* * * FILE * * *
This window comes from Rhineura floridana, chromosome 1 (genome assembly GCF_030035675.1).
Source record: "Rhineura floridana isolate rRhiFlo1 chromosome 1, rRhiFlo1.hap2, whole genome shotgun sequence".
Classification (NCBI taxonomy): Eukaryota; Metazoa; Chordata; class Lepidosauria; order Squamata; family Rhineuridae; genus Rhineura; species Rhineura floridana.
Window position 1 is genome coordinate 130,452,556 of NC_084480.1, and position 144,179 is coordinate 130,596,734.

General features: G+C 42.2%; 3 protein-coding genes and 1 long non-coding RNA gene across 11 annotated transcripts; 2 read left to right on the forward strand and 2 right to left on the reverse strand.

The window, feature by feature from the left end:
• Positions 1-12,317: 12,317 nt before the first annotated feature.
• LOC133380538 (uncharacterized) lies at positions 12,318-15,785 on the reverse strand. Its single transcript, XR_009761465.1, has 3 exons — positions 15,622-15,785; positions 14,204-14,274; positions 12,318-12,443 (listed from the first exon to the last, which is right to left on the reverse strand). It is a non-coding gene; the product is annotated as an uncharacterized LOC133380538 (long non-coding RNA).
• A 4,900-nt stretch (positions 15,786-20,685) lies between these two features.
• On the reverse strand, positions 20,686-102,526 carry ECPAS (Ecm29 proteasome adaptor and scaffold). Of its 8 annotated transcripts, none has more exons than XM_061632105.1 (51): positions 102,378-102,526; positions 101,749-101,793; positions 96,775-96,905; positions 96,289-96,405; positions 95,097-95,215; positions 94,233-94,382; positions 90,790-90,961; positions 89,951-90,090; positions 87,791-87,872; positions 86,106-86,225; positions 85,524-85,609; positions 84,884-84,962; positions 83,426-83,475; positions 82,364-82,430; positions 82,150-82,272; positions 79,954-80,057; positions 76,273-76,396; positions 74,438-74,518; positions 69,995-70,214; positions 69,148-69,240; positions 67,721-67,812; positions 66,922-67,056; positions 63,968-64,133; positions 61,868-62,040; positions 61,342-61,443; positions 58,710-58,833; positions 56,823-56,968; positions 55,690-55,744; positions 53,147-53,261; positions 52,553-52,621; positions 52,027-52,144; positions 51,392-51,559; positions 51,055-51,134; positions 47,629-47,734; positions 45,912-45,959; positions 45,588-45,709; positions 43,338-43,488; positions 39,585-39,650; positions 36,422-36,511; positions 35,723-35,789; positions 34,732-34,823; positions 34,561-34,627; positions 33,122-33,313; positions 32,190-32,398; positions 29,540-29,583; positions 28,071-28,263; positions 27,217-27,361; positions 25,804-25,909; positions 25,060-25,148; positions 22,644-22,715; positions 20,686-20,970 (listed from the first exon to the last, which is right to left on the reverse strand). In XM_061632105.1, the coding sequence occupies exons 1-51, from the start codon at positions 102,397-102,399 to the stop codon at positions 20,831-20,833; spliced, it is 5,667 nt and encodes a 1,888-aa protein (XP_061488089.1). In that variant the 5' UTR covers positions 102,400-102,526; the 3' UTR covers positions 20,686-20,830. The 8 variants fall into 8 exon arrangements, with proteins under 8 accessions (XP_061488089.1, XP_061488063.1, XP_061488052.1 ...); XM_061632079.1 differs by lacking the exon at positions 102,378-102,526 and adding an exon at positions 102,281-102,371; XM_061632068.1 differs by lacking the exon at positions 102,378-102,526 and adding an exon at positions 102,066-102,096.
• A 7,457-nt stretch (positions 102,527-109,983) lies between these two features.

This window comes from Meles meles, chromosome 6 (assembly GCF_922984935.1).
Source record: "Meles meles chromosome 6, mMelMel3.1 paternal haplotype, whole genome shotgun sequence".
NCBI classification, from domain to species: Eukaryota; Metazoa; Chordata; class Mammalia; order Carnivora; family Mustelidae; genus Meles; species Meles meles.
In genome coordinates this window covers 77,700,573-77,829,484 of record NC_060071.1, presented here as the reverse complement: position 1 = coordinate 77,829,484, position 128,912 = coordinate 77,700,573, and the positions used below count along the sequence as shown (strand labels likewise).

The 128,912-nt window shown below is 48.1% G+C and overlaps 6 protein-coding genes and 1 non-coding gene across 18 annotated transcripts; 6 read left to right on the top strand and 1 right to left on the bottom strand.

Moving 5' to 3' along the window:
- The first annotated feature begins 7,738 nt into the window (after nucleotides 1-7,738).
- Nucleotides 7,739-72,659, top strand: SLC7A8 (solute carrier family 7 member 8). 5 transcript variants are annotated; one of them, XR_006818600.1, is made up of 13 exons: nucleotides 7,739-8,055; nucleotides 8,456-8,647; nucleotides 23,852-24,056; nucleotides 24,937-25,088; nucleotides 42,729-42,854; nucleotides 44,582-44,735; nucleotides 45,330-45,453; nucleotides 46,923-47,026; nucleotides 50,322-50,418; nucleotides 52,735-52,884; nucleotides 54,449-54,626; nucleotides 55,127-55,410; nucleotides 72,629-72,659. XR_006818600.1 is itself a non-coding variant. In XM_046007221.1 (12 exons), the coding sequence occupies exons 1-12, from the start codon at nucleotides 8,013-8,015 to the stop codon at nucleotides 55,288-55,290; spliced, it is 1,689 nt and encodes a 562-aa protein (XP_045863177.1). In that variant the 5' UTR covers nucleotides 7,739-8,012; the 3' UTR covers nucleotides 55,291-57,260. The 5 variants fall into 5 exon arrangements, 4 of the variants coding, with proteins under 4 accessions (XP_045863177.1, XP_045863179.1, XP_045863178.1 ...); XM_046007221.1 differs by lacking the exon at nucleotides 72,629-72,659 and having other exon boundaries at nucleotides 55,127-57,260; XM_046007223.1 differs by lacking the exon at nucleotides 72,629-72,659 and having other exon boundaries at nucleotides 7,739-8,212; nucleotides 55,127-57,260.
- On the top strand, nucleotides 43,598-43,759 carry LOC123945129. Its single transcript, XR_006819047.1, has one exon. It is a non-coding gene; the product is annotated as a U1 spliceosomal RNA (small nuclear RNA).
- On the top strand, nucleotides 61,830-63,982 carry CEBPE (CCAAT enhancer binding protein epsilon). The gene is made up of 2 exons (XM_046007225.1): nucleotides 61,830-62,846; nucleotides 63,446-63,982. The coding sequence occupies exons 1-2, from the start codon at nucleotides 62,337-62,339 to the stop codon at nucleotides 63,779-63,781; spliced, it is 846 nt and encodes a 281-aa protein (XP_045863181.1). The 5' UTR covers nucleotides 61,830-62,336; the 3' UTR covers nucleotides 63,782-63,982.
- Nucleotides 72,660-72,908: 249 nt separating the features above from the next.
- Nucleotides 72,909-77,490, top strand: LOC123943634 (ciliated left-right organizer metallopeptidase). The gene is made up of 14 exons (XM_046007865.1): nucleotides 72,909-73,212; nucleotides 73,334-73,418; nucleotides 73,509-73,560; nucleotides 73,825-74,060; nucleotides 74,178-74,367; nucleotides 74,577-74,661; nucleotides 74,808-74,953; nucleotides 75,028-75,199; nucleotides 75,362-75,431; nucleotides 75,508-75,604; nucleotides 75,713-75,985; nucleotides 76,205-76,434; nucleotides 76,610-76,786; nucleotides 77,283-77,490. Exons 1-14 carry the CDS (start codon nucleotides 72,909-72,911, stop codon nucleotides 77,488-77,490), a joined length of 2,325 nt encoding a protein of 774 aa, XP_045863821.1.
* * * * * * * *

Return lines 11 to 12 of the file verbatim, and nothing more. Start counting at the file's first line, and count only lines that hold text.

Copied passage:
• A 7,457-nt stretch (positions 102,527-109,983) lies between these two features.

This window comes from Meles meles, chromosome 6 (assembly GCF_922984935.1).